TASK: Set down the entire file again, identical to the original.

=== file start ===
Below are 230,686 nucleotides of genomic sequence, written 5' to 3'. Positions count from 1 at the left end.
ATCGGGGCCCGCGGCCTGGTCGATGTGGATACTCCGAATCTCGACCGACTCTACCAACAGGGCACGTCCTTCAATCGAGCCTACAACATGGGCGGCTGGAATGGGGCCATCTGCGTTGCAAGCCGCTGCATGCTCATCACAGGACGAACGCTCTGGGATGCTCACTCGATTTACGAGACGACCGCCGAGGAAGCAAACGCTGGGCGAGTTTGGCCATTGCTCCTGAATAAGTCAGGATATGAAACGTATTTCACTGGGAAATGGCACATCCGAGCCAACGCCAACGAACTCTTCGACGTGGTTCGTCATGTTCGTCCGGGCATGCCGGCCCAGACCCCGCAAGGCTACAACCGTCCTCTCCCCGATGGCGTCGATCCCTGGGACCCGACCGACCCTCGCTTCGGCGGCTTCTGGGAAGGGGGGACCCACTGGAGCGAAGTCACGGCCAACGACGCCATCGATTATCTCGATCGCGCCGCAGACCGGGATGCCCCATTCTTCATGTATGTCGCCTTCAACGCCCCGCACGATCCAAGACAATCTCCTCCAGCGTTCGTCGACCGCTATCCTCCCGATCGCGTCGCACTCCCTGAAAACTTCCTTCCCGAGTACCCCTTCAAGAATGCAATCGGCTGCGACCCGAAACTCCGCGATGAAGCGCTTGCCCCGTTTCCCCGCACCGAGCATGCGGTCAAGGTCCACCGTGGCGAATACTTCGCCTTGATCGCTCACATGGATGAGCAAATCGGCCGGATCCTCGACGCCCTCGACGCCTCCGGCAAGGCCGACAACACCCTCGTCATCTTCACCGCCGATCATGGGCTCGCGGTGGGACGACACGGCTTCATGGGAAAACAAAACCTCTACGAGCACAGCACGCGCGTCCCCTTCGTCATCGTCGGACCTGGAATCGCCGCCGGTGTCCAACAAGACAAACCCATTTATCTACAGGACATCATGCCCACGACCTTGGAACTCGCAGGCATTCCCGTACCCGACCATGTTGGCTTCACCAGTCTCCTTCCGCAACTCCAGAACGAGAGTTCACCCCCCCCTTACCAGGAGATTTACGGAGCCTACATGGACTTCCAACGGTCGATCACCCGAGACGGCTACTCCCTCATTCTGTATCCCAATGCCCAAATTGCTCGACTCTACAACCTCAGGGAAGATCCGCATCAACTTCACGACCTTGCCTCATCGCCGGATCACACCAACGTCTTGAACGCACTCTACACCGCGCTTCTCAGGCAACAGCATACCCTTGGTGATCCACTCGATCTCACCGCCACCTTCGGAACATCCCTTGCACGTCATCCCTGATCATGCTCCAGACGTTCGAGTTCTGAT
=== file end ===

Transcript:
Below are 230,686 nucleotides of genomic sequence, written 5' to 3'. Positions count from 1 at the left end.
ATCGGGGCCCGCGGCCTGGTCGATGTGGATACTCCGAATCTCGACCGACTCTACCAACAGGGCACGTCCTTCAATCGAGCCTACAACATGGGCGGCTGGAATGGGGCCATCTGCGTTGCAAGCCGCTGCATGCTCATCACAGGACGAACGCTCTGGGATGCTCACTCGATTTACGAGACGACCGCCGAGGAAGCAAACGCTGGGCGAGTTTGGCCATTGCTCCTGAATAAGTCAGGATATGAAACGTATTTCACTGGGAAATGGCACATCCGAGCCAACGCCAACGAACTCTTCGACGTGGTTCGTCATGTTCGTCCGGGCATGCCGGCCCAGACCCCGCAAGGCTACAACCGTCCTCTCCCCGATGGCGTCGATCCCTGGGACCCGACCGACCCTCGCTTCGGCGGCTTCTGGGAAGGGGGGACCCACTGGAGCGAAGTCACGGCCAACGACGCCATCGATTATCTCGATCGCGCCGCAGACCGGGATGCCCCATTCTTCATGTATGTCGCCTTCAACGCCCCGCACGATCCAAGACAATCTCCTCCAGCGTTCGTCGACCGCTATCCTCCCGATCGCGTCGCACTCCCTGAAAACTTCCTTCCCGAGTACCCCTTCAAGAATGCAATCGGCTGCGACCCGAAACTCCGCGATGAAGCGCTTGCCCCGTTTCCCCGCACCGAGCATGCGGTCAAGGTCCACCGTGGCGAATACTTCGCCTTGATCGCTCACATGGATGAGCAAATCGGCCGGATCCTCGACGCCCTCGACGCCTCCGGCAAGGCCGACAACACCCTCGTCATCTTCACCGCCGATCATGGGCTCGCGGTGGGACGACACGGCTTCATGGGAAAACAAAACCTCTACGAGCACAGCACGCGCGTCCCCTTCGTCATCGTCGGACCTGGAATCGCCGCCGGTGTCCAACAAGACAAACCCATTTATCTACAGGACATCATGCCCACGACCTTGGAACTCGCAGGCATTCCCGTACCCGACCATGTTGGCTTCACCAGTCTCCTTCCGCAACTCCAGAACGAGAGTTCACCCCCCCCTTACCAGGAGATTTACGGAGCCTACATGGACTTCCAACGGTCGATCACCCGAGACGGCTACTCCCTCATTCTGTATCCCAATGCCCAAATTGCTCGACTCTACAACCTCAGGGAAGATCCGCATCAACTTCACGACCTTGCCTCATCGCCGGATCACACCAACGTCTTGAACGCACTCTACACCGCGCTTCTCAGGCAACAGCATACCCTTGGTGATCCACTCGATCTCACCGCCACCTTCGGAACATCCCTTGCACGTCATCCCTGATCATGCTCCAGACGTTCGAGTTCTGAT